On a Facebook page, several of my former coworkers are taking comfort in the fact Bob and Carol are together again.  I will echo that sentiment.  They were two special people, and I'm glad I knew them.

My sympathy to Carol's family and friends.


Sunday, April 19, 2020

Andy's Angles: Lackawanna Avenue

Another from the deserted downtown Scranton series...

I'm traveling east on Lackawanna Avenue.  The Marketplace at Steamtown is on the right.  The bridge over the avenue is straight ahead.

It's not reflected here, but I've long complained about the darkness of Lackawanna Avenue.  Some of the street lights have been repaired.  It's still better than it was, but there is still a long way to go.

Saturday, April 18, 2020

Andy's Angles: Electric City





I never get tired of looking at the Electric City sign, high atop a building on Linden Street.

It's one of our area's signature elements, and I smile any time I see it.

Friday, April 17, 2020

Media Friday

Plenty of sports today...

Dan Fouts had been on the number two CBS NFL team.  The network declined to renew the contract of the former Chargers quarterback,  It's unfortunate.  I always liked his work.  There are plenty of networks doing college and professional football these days, or at least reporting on it.  Fouts has talent.  He'll hook on somewhere.

CBS has grabbed Charles Davis from FOX to replace Fouts.  He's competent, but average in my book.

NBC signed New Orleans Saints quarterback Drew Brees.  It's expected this will be Brees' last year, and he'll join NBC for the 2021 season.  The jury is still out on this one.  I've seen Brees interviewed many times.  He doesn't seem to have that "jump through the screen" personality.  I fear this could be another Joe Montana hire.  NBC picked up Montana after he retired.  Big name.  Great marquee value.  Unfortunately, Montana had nothing to say.

At least, there is the Tony Romo model.  New hires know what's expected of them-- talk way too much, try to predict plays, be enthusiastic.

The XFL won't be back in 2021.  Bankruptcy declared Monday.  It's unfortunate.  ABC/ESPN and FOX did the games and had no problems experimenting with new things.  Some were gimmicky.  Some had merit and should be explored a little more.  It was nice having that television petri dish called the XFL.

I still believe springtime football can work in this country, but this is not the time to attempt it again.

ESPN is mulling over more changes to its Monday Night Football booth.  Nothing leaked to the media seems to be the magic wand ESPN is looking for.

NBC Sports Network has picked up the last two hours of the Rich Eisen radio show.  Smart move.  Interesting and very listenable on a daily basis.  FOX Sports radio discontinued carrying the show.  It's still on satellite radio and YouTube.

Jay Glazer of FOX Sports was touting a major exclusive all day this week.  The story?  A member of the Rams has tested Positive for Covid-19.  It was horrible and tasteless behavior on Glazer's part.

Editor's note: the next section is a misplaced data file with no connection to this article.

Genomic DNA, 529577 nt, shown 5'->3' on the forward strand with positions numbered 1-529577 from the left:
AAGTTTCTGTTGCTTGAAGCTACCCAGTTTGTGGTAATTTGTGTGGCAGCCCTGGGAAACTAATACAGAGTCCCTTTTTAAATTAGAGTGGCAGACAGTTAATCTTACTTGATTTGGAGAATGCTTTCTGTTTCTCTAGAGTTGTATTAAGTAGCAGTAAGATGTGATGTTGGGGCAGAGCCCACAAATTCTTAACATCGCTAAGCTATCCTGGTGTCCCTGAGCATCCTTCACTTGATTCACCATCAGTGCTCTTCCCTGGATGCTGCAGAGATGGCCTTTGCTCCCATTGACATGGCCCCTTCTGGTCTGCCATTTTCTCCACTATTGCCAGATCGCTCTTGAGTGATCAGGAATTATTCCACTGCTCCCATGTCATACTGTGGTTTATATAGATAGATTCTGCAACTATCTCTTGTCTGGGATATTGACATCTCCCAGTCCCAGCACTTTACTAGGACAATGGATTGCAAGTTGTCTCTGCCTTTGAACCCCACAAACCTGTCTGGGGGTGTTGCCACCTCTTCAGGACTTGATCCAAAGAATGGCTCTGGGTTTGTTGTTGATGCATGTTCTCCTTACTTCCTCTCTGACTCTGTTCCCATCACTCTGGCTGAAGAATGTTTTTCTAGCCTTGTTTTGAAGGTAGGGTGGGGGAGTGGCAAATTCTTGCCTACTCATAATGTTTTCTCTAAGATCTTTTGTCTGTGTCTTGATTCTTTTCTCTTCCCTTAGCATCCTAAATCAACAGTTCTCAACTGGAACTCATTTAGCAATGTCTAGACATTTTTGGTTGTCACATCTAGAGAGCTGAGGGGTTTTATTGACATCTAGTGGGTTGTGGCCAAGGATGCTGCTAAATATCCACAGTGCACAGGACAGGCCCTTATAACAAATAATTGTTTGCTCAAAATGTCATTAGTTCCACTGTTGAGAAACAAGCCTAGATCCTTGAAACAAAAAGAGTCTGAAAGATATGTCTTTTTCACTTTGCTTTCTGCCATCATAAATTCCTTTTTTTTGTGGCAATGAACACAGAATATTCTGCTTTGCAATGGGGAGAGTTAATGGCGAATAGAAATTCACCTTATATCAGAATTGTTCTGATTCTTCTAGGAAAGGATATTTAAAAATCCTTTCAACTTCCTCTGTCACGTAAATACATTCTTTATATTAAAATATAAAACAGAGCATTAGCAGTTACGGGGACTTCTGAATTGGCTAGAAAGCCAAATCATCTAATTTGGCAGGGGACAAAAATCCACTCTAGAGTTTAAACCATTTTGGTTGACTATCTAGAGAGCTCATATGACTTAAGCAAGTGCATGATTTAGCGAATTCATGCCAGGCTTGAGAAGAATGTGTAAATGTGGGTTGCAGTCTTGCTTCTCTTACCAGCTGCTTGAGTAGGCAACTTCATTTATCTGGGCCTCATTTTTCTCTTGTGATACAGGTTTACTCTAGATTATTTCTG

The legendary Harry Reasoner was born 75 years ago today.




Thursday, April 16, 2020

75

Sunday marked the 75th anniversary of the death of President Franklin Delano Roosevelt.

If you ever get the chance, and it's not that far away, visit the Roosevelt home and museum in Hyde Park, NY.  If you didn't appreciate the man's accomplishments, you will after a tour.

Roosevelt led a nation out of the depression and a world war with a failing body.  His old style wheel  chair must have been awfully uncomfortable.  The size and weight of his leg braces  is amazing.  I don't know how anyone would be able to move with those things.

It's a majestic setting along the Hudson River, and the house is set well back from the road.  Our tour guide told us how Roosevelt would often attempt to "walk" from the house to the road to rebuild his strength after polio.

He never made it.

Wednesday, April 15, 2020

It's Over

Bernie Sanders suspended his campaign for the Democratic presidential nomination last week, so that means Scranton native Joe Biden will be the nominee.  It was pretty clear Democrats settled on Biden after Super Tuesday in early March.

So, what does Biden bring to the party?  Experience and a sense of steadiness.  People seem to be looking for that.  Minuses?  Biden has always been gaffe prone, and if you are seeking change, Biden might not be your guy.  He has pledged to choose a woman for the second slot on the ticket.  That hasn't happened since 1984, so you can consider that change.

Biden will be 78 years old in November, so the VP choice will be critical, and he has to get it right.

Sanders endorsed Biden Monday.  It will be interesting to see how much Sanders will have in shaping party policy.  It will be doubly interesting to see if Sanders supporters are comfortable in the Biden camp, and if they will show up at the polls in November.

Understatement of the year:  This year's campaign will be bruising, expensive and nasty.

Tuesday, April 14, 2020

Tuesday Scrapple

The Tampa Bay Buccaneers changed their uniforms.  The "alarm clock" style numbers are gone, replaced by a more traditional style.  I didn't have a problem with the "alarm clock" style.  It was different.

The Atlanta Falcons are tweaking their uniforms.  It will take more than a tweak to remove the stench of the worst Super Bowl performance of all time.

In my book, Supertramp's "Breakfast in America" is one of the best albums of all time.

The great Tony Bruno is back with a daily afternoon radio show on Sirius/XM.  It's wonderful.  Bruno is along the most talented of the genre.

I bought the "NewsRadio" boxed DVD set a couple of months ago.  I remembered the fifth and final season as being awful.  As I watched the DVD's, "awful" is actually a compliment.  Those shows were hideous.